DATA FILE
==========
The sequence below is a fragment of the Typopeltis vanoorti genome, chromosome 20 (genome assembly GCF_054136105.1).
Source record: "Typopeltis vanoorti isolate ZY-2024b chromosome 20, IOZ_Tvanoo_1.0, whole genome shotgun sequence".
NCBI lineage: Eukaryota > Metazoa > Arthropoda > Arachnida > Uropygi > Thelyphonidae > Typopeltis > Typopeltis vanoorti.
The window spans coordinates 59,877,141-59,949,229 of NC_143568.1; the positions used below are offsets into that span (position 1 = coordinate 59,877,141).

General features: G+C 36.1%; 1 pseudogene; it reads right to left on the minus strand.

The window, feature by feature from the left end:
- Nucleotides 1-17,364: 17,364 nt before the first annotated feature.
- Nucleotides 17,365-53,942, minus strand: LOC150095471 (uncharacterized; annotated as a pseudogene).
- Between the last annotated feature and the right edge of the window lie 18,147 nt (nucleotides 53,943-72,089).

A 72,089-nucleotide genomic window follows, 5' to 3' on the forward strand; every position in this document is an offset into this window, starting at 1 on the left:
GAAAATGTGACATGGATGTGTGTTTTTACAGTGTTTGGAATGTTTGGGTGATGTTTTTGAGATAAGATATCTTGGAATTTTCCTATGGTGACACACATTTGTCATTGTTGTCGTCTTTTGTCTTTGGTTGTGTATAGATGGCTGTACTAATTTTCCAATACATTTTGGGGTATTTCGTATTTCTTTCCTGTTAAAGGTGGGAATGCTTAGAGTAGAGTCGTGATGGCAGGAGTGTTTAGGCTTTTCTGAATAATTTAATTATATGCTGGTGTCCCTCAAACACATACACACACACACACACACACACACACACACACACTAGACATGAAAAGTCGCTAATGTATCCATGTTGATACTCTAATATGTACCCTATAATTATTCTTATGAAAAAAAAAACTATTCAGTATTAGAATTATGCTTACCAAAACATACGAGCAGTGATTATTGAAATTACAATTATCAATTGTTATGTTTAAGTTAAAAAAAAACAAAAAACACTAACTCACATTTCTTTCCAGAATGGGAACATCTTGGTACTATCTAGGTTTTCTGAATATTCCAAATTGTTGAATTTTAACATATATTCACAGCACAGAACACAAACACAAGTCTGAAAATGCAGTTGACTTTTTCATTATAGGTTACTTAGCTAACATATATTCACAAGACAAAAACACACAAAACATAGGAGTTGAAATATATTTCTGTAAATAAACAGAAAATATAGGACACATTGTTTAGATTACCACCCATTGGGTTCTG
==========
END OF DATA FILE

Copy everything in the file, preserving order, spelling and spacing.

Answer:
The sequence below is a fragment of the Typopeltis vanoorti genome, chromosome 20 (genome assembly GCF_054136105.1).
Source record: "Typopeltis vanoorti isolate ZY-2024b chromosome 20, IOZ_Tvanoo_1.0, whole genome shotgun sequence".
NCBI lineage: Eukaryota > Metazoa > Arthropoda > Arachnida > Uropygi > Thelyphonidae > Typopeltis > Typopeltis vanoorti.
The window spans coordinates 59,877,141-59,949,229 of NC_143568.1; the positions used below are offsets into that span (position 1 = coordinate 59,877,141).

General features: G+C 36.1%; 1 pseudogene; it reads right to left on the minus strand.

The window, feature by feature from the left end:
- Nucleotides 1-17,364: 17,364 nt before the first annotated feature.
- Nucleotides 17,365-53,942, minus strand: LOC150095471 (uncharacterized; annotated as a pseudogene).
- Between the last annotated feature and the right edge of the window lie 18,147 nt (nucleotides 53,943-72,089).

A 72,089-nucleotide genomic window follows, 5' to 3' on the forward strand; every position in this document is an offset into this window, starting at 1 on the left:
GAAAATGTGACATGGATGTGTGTTTTTACAGTGTTTGGAATGTTTGGGTGATGTTTTTGAGATAAGATATCTTGGAATTTTCCTATGGTGACACACATTTGTCATTGTTGTCGTCTTTTGTCTTTGGTTGTGTATAGATGGCTGTACTAATTTTCCAATACATTTTGGGGTATTTCGTATTTCTTTCCTGTTAAAGGTGGGAATGCTTAGAGTAGAGTCGTGATGGCAGGAGTGTTTAGGCTTTTCTGAATAATTTAATTATATGCTGGTGTCCCTCAAACACATACACACACACACACACACACACACACACACACACTAGACATGAAAAGTCGCTAATGTATCCATGTTGATACTCTAATATGTACCCTATAATTATTCTTATGAAAAAAAAAACTATTCAGTATTAGAATTATGCTTACCAAAACATACGAGCAGTGATTATTGAAATTACAATTATCAATTGTTATGTTTAAGTTAAAAAAAAACAAAAAACACTAACTCACATTTCTTTCCAGAATGGGAACATCTTGGTACTATCTAGGTTTTCTGAATATTCCAAATTGTTGAATTTTAACATATATTCACAGCACAGAACACAAACACAAGTCTGAAAATGCAGTTGACTTTTTCATTATAGGTTACTTAGCTAACATATATTCACAAGACAAAAACACACAAAACATAGGAGTTGAAATATATTTCTGTAAATAAACAGAAAATATAGGACACATTGTTTAGATTACCACCCATTGGGTTCTG